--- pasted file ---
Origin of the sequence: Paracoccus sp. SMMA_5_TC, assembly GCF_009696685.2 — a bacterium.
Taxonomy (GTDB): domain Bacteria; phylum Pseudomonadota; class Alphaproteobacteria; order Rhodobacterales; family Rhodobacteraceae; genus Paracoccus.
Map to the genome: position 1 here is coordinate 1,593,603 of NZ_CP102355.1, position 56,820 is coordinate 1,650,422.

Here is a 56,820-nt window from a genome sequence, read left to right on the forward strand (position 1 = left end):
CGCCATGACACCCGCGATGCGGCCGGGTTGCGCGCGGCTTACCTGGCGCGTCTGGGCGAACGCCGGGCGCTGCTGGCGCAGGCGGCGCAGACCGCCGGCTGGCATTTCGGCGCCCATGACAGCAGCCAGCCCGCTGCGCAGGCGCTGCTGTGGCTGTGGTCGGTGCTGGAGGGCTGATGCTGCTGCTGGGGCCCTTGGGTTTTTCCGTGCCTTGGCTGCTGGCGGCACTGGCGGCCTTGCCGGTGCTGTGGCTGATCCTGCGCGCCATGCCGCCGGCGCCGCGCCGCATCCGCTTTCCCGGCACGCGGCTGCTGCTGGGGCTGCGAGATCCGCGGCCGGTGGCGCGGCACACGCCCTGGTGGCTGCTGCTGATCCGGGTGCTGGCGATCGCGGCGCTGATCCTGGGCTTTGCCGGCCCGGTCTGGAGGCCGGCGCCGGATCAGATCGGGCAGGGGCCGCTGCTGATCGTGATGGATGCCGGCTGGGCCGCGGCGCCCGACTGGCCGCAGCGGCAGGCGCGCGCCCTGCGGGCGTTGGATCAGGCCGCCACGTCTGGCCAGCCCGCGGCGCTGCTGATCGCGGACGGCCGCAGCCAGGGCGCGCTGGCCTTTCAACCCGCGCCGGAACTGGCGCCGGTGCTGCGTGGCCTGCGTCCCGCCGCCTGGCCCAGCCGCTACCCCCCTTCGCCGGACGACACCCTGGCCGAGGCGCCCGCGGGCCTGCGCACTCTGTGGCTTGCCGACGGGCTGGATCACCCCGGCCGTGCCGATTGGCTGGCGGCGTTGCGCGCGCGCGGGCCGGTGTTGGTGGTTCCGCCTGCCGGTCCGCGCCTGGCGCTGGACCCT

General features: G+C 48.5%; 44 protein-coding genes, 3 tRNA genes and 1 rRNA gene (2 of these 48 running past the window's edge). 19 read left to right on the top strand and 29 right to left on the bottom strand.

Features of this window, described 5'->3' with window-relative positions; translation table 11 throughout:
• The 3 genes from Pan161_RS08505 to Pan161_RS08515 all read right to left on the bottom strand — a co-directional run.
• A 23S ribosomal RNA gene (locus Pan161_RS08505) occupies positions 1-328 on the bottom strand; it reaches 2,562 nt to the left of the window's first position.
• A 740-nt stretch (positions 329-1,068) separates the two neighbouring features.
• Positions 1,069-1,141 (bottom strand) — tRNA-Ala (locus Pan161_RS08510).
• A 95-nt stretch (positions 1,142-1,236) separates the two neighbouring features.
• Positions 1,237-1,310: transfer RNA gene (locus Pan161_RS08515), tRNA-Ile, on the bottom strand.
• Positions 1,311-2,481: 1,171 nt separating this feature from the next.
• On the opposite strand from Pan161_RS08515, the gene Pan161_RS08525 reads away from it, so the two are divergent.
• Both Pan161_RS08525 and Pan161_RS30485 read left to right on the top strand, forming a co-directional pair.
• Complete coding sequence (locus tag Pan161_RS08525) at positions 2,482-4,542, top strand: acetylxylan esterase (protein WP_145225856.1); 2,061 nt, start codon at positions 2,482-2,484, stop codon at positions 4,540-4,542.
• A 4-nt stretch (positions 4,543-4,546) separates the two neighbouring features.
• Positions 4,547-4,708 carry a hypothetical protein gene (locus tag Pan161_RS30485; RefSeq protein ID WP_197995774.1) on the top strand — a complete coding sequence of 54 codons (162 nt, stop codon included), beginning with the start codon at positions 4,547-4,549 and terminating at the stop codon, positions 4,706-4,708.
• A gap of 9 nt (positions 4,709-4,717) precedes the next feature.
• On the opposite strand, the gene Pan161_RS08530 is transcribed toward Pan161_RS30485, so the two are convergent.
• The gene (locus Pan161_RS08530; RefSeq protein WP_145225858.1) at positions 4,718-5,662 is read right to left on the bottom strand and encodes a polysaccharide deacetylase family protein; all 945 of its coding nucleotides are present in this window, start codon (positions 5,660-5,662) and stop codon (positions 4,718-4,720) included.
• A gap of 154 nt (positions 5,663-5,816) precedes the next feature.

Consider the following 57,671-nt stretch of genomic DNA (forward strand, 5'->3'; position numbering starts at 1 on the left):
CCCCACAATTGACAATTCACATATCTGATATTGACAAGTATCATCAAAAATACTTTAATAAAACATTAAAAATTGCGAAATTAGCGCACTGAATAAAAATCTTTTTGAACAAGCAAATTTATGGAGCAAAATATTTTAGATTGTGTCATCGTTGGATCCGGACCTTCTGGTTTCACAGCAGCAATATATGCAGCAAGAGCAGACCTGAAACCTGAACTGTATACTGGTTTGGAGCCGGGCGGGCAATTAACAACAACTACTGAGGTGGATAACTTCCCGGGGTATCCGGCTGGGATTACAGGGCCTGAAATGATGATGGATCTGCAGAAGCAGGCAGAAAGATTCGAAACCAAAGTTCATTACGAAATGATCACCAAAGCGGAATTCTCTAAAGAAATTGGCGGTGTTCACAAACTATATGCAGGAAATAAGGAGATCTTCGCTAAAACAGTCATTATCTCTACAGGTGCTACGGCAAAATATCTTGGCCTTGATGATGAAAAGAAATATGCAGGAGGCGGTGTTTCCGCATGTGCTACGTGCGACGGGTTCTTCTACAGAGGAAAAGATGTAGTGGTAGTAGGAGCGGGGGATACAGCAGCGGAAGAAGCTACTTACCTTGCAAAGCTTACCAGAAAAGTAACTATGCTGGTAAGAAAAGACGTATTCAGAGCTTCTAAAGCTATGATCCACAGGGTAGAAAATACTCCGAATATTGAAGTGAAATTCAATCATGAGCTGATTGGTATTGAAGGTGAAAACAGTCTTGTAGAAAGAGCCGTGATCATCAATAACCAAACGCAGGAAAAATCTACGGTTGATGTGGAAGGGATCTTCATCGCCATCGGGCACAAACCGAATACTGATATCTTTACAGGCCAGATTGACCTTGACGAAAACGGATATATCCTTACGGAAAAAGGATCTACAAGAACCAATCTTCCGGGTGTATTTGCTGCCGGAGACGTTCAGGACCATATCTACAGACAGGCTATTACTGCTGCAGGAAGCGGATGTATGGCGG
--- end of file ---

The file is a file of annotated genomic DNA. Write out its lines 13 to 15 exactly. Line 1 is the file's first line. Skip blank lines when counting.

• Positions 1,237-1,310: transfer RNA gene (locus Pan161_RS08515), tRNA-Ile, on the bottom strand.
• Positions 1,311-2,481: 1,171 nt separating this feature from the next.
• On the opposite strand from Pan161_RS08515, the gene Pan161_RS08525 reads away from it, so the two are divergent.